‘Penang Paradigm’ must have extensive public consultations


First it was the Penang state government’s ‘Penang Blueprint’ for development in the state from 2011 to 2015. That was then set aside as the state government cooperated with the federal government to come up with the Greater Penang Transformation Plan.

That transformation plan was not really transforming anything; neither was it moving anywhere; so now the state government is coming up with its own ‘Penang Paradigm’.

Hopefully, this time we will have wide-ranging public consultations that will allow the public to ‘buy into’ the vision. Actually, these extensive consultation should have been done in 2008, when the new administration took over. But never mind. Better late than never.

Perhaps the state government can take a leaf from the gender-responsive budgeting consultations with the people to find out what ordinary people really want and what their concerns are e.g. the cost of food and housing, the congestion in the state. The discussions at Penang Forum 5 showed there is a significant divergence of views between the state government leadership and civil society/the public on what constitutes a liveable, international city.

Do people really want a tunnel or do they want sustainable public transport? Do people want expensive high-rise condos, or would they prefer more public green spaces? Do we really need a ‘Penang Sentral’? Or should we decentralise to public transport hubs all over?

Instead of rushing through with this Paradigm and the Penang Structure Plan, both should have extensive public consultations to find out what kind of development (sustainable, of course) people are comfortable with.

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Would the Penang Paradigm have a vision of reducing pollution, cutting greenhouse gas emissions, cleaning up our seas, promoting organic farming, switching from private motor vehicles to buses, trams and bicycles? Would it empower ordinary people to seeks alternative, more sustainable models of development?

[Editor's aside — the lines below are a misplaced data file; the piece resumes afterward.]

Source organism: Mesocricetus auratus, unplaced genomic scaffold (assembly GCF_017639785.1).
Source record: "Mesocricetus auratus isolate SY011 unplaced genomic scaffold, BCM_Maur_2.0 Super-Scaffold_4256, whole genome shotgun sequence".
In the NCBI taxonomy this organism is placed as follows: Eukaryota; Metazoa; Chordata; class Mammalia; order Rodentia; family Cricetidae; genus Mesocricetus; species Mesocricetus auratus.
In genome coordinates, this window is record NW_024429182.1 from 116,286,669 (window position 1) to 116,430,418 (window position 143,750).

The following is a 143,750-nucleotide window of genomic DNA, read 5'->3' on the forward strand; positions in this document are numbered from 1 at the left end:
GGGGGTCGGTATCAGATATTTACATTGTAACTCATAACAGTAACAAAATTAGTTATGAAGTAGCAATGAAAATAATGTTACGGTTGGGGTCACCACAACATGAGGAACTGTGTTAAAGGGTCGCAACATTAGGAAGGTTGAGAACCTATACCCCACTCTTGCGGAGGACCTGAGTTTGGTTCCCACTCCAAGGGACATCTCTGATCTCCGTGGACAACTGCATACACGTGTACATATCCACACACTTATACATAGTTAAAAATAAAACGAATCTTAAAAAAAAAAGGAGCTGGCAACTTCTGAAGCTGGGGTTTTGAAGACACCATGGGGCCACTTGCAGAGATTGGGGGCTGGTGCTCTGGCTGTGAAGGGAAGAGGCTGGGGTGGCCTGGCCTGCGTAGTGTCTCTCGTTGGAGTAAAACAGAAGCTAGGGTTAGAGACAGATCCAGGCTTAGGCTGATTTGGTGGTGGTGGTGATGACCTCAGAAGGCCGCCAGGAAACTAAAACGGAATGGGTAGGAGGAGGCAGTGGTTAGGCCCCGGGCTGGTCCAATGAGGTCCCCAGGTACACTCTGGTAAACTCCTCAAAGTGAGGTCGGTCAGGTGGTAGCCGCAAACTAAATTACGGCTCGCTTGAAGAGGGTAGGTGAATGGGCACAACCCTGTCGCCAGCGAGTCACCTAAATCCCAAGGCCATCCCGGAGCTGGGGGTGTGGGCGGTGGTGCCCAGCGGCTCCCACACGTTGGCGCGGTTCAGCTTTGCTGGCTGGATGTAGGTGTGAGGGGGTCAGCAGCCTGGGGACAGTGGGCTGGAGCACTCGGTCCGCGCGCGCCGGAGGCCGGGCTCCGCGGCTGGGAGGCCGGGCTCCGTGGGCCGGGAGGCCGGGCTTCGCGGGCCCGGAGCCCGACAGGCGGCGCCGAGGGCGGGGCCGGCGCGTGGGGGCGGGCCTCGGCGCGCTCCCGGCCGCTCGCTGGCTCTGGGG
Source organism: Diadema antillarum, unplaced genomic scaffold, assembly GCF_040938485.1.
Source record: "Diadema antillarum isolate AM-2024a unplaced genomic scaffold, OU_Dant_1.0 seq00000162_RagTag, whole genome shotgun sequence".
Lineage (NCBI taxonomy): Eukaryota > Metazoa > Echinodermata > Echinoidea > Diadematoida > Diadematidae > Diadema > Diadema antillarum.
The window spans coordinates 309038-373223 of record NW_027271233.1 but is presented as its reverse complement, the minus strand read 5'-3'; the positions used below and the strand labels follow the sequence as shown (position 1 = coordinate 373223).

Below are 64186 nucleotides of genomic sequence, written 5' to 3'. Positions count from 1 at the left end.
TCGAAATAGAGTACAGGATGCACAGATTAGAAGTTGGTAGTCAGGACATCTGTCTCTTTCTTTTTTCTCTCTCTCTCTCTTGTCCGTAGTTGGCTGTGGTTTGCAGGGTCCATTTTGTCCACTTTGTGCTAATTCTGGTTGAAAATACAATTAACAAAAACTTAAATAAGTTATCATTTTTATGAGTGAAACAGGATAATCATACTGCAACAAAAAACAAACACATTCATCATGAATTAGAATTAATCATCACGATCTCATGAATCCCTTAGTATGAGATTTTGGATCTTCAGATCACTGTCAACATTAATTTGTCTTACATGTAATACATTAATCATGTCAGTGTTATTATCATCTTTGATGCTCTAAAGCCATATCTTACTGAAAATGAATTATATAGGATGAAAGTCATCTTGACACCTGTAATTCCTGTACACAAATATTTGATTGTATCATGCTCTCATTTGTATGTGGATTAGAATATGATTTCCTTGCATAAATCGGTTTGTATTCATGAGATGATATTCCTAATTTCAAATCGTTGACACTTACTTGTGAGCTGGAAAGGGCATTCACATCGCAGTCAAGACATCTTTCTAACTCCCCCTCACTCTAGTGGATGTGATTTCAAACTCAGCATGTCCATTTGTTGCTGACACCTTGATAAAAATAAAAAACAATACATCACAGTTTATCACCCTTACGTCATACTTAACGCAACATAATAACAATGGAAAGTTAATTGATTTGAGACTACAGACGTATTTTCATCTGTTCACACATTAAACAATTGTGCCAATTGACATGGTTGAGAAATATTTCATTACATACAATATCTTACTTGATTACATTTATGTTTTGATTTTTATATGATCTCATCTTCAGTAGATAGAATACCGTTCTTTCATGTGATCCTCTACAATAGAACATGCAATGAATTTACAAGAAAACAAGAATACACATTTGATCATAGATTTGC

Or would we rather display a lack of forward thinking by promoting the Big Business, FDI-driven, top-down, fossil-fuel powered, unsustainable model of development, with ego-boosting mega projects thrown in? Do we want a MacDonald’s-lisation of our culture?

Penang could be a shining example of a green (not greenwash), ecologically friendly model of development. Or we could follow the worst unsustainable model out there. Which ‘paradigm’ is it going to be?

Let the Consultations begin.

This report from theSun:

January date for Penang Paradigm
Posted on 4 November 2012 – 08:53pm
Last updated on 4 November 2012 – 10:09pm

GEORGE TOWN (Nov 4, 2012): Penang will implement its own development plan if the federal government fails to do so.

Chief Minister Lim Guan Eng said an improved development masterplan, Penang Paradigm, will be unveiled in January.

“We had cooperated with the federal government’s Northern Corridor Implementation Authority to come out with the Greater Penang Transformation Plan and had meetings with them between September and November last year.

“However, there is no news about the report which should have been disclosed to the public in March this year,” Lim said when tabling the 2013 budget at the state assembly on Friday.

“We are sincere in working with the federal government so that the plan will work out well but we cannot just sit still and wait,” he added.